Different Resampling Methods
If you are a real nerd, you should also run test prints of Photoshop’s three main Interpolation Methods – Bicubic, Bicubic Sharper and Bicubic Smoother. “Bicubic” is the original; “Sharper” is purported to be good for downsampling; and “Smoother” is intended for upsampling.
Personally, I stick with plain old Bicubic. In all the tests I’ve done, I’ve never seen enough difference to make me give a damn, and frankly, it’s one less thing to remember. Given that I do nearly all my resizing with the Crop Tool (which requires a visit to Photoshop’s Preferences every time you want to change the Interpolation Method) it’s not worth my time, or my sanity, to bother changing my Method.
But don’t take my word for it. Try it yourself and make the right call for your own workflow.
A Note About Cropping
Just a reminder that this whole discussion about resampling is only relevant for output – ie printing. If you crop or resize during your workflow as part of your post-processing (a very bad idea, by the way), you definitely should not resample. Every pixel of your master file should be preserved.
Another Note About Web Sharpening
So far I’ve only mentioned sharpening for print, but exactly the same principles apply for web images. Make sure you resize to the exact required pixel dimensions before sharpening (remember, PPI is irrelevant for web). If you sharpen before resizing, or at the wrong size, the effect will be lost or distorted.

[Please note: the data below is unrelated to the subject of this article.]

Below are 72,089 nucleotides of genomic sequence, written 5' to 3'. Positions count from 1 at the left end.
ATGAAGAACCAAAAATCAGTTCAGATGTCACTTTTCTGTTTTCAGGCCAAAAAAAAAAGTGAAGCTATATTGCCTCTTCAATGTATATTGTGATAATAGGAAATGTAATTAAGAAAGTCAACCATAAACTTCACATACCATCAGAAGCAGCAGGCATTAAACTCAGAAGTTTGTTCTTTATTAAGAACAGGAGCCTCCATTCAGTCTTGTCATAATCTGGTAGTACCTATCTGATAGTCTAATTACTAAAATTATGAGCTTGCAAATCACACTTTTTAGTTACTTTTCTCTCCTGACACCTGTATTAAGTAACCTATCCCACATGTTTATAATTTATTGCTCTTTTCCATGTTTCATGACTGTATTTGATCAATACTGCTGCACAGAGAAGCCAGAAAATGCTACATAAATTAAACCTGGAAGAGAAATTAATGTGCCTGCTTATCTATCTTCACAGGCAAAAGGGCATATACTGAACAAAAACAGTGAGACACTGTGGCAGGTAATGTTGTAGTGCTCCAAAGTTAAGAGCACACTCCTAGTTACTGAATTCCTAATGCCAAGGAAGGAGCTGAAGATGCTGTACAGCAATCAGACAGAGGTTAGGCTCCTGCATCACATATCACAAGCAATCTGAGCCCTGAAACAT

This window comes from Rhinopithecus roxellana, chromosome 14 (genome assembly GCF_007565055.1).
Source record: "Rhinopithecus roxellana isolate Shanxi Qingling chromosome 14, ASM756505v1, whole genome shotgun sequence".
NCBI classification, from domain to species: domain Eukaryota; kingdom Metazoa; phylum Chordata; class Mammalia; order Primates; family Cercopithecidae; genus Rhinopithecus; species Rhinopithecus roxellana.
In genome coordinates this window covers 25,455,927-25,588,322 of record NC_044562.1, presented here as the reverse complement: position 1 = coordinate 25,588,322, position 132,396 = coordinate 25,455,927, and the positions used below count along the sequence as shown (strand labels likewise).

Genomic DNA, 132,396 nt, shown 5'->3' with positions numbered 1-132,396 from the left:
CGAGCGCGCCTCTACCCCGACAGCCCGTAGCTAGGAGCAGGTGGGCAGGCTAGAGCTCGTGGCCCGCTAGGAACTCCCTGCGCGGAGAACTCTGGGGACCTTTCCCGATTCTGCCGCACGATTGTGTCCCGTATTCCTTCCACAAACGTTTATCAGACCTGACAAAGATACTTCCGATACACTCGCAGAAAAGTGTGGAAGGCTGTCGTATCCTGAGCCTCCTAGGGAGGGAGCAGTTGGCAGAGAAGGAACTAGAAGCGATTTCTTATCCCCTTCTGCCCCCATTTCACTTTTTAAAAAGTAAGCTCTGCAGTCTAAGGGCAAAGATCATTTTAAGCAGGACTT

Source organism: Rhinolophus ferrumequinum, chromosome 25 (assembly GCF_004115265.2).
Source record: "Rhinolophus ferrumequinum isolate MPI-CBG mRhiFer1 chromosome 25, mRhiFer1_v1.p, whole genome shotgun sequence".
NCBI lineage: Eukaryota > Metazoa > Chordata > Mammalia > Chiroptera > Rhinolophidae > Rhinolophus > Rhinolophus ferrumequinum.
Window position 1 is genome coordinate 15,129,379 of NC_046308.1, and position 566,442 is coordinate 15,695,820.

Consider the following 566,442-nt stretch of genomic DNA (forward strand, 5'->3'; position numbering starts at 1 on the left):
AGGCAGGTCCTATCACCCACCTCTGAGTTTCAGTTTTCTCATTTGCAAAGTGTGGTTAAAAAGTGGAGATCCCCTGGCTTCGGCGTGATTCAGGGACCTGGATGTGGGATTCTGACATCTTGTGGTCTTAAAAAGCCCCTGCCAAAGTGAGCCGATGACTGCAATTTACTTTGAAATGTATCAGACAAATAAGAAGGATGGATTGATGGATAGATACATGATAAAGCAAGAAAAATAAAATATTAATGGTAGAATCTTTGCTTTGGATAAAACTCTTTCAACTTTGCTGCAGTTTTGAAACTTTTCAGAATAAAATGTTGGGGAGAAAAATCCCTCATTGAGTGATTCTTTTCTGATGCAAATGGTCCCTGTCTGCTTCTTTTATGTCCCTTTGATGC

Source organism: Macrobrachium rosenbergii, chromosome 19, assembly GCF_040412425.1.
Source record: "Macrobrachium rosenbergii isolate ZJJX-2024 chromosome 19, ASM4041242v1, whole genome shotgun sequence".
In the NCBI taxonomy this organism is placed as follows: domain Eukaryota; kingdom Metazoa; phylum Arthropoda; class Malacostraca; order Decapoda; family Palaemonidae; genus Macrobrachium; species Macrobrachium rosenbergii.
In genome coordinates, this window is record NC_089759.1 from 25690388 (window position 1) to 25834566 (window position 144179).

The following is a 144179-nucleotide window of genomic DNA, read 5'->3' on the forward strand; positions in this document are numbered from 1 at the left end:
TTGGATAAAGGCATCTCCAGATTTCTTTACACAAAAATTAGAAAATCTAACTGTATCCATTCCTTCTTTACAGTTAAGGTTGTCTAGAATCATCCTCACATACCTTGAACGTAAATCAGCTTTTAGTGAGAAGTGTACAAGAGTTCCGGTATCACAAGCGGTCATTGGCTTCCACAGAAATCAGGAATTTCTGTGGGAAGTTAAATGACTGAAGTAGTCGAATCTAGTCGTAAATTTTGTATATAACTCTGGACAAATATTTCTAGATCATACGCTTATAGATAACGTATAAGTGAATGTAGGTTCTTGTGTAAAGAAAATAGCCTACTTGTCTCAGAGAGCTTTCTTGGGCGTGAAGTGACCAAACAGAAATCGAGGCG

The great thing about web sharpening, of course, is that no test prints are required. What you see is what you get, so if it looks good, do it!
Yet Another Note About Raw Sharpening
It’s common to apply some sharpening to Raw files. This early-workflow sharpening is called “Capture Sharpening”.
Raw sharpening is a very good idea, but don’t go over the top – a mild amount will do. Again, the important principle is consistency.
Let’s Bust Some Myths!
The “Don’t resample” brigade have authentic-sounding arguments in their case for letting the resolution fall where it may. Let’s discuss a few, and inject some reality …
Argument 1: 300ppi is an out-of-date standard
That’s fine. If 300ppi offends you, use something else. The key to great sharpening is not what resolution you use, but how consistently you use it.
Argument 2: The lab’s software can resample better than you
That might be true, but will your lab’s software sharpen satisfactorily for you afterwards? Maybe, maybe not. Do your testing and find out.
Argument 3: Downsampling removes pixels
This statement always makes it sound as if every second pixel is simply removed, and the remaining ones moved closer together. This is not the case, of course.
All of the pixels are mathematically averaged and merged (using the Interpolation Method) to create a smaller representation of the images in fewer pixels.
Argument 4: Downsampling removes detail
Yes, eventually it does, but again, this statement is misleading. What downsampling really does is shrinks detail until it eventually becomes so small that it is lost.
But the actual loss of detail occurs after it becomes invisible to the human eye anyway, so what does it matter? Have you ever stopped to think how tiny a 300ppi pixel really is? It’s invisible. Heck, we don’t even notice our 100ppi screen pixels most of the time.